I think it was a fabulous night. I know that I am biased but that has also been the overwhelming response from the massive crowd who turned up, between 500 and 600 people. In the days running up to the launch Ii had been trying to keep caterer Shelagh Maher updated on numbers but on one occasion she just texted me “don’t worry Ann we will feed them all.” And she did, with an array of delicious sandwiches and buns. Apparently they baked 720 buns and less than 20 were left. We had also bought two boxes of Tayto crisps (each with 60 bags) and they were all eaten bar 2!

We have received many phonecalls and emails in the since from those who were here and (so far) everyone has been so positive, about the launch and the book. I know that people might be less likely to contact us with something negative to say .. but they don’t have to contact us at all, yet many have.

Publisher John McNamee said beforehand that if we sold close to 100 books it would be a “win”; in the event, we sold over 240.

We were so lucky with the weather; it turned out to be what looks to have been the last evening of the summer. The very next evening, Robin suggested that it would soon be time to think of lighting the fire.

I have never been involved in anything like this before. The closest was our wedding but that went on for much of the day while, this time, people starting arriving after 6pm and everyone was gone shortly after ten. So it was a total whirlwind. MC for the evening was John Finlay, a local farmer but much more who had spent at least an hour talking to me that morning in order to prepare himself … and he did a fabulous job, as did the speakers Michael Bergin of Laois Partnership, John McNamee, Robin and Damien O’ Reilly. I also spoke too but eventhough I had everything scripted am just not very good at it. Though I did manage a laugh or two.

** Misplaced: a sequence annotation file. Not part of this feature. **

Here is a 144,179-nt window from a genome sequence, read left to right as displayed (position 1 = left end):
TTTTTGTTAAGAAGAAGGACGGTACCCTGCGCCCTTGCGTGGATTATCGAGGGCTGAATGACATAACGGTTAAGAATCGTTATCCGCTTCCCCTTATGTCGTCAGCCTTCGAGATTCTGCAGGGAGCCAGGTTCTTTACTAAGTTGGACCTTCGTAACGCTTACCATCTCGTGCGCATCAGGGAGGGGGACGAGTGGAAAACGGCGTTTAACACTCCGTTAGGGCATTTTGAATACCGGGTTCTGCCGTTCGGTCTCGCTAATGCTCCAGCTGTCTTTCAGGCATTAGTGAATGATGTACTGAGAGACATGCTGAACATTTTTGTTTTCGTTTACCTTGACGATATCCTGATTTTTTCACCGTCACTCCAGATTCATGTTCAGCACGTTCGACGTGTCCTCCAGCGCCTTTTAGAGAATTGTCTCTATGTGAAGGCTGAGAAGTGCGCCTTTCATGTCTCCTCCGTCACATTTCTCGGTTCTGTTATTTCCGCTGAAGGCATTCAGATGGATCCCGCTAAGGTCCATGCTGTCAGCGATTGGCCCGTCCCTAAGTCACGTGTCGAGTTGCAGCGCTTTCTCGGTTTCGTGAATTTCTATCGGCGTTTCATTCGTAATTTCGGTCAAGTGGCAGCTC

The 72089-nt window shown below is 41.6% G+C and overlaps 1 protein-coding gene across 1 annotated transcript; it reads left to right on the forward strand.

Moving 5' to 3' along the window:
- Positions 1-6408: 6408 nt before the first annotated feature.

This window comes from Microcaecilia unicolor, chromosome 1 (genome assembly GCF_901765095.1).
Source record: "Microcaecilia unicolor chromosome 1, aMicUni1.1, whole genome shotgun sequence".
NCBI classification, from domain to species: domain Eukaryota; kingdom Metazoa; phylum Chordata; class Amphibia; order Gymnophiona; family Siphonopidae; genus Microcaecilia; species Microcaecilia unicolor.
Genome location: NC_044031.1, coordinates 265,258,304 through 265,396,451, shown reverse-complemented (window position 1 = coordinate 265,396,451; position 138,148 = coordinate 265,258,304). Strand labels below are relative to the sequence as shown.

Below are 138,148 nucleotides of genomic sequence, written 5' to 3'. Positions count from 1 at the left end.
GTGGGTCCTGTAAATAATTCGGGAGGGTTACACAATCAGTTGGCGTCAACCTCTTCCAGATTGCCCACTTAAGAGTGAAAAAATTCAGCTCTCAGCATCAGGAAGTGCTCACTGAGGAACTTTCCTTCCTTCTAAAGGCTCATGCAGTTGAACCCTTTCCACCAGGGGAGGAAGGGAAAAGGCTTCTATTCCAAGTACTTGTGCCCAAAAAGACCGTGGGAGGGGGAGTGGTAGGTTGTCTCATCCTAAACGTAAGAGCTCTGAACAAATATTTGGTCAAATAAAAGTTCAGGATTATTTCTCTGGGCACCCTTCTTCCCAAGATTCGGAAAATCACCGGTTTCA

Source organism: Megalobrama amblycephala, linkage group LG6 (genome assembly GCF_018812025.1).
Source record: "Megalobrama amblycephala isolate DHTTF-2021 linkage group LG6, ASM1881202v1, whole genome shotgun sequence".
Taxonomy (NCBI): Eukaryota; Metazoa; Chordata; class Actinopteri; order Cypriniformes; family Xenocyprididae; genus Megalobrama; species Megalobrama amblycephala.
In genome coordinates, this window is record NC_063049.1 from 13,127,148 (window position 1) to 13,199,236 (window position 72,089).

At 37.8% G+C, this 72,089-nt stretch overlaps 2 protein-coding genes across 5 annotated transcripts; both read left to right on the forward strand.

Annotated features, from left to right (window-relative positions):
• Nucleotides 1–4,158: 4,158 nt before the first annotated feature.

Overall the tone was very positive and I really felt that Damien got what we were trying too do, to write a book which would give some recognition to farmers for the fantastic and important job that they do but which was also accessible to general consumers and would give them some insight into where their food comes from, what really happens on a farm in the early 21st century. It is, as far as I know, the first book of its kind, a book about a commercial farm written from the insiders view.

So now the book is out there and will hopefully take flight. We will be doing an interview with Damien for his Countrywide programme on September 21; then its on to The Ploughing.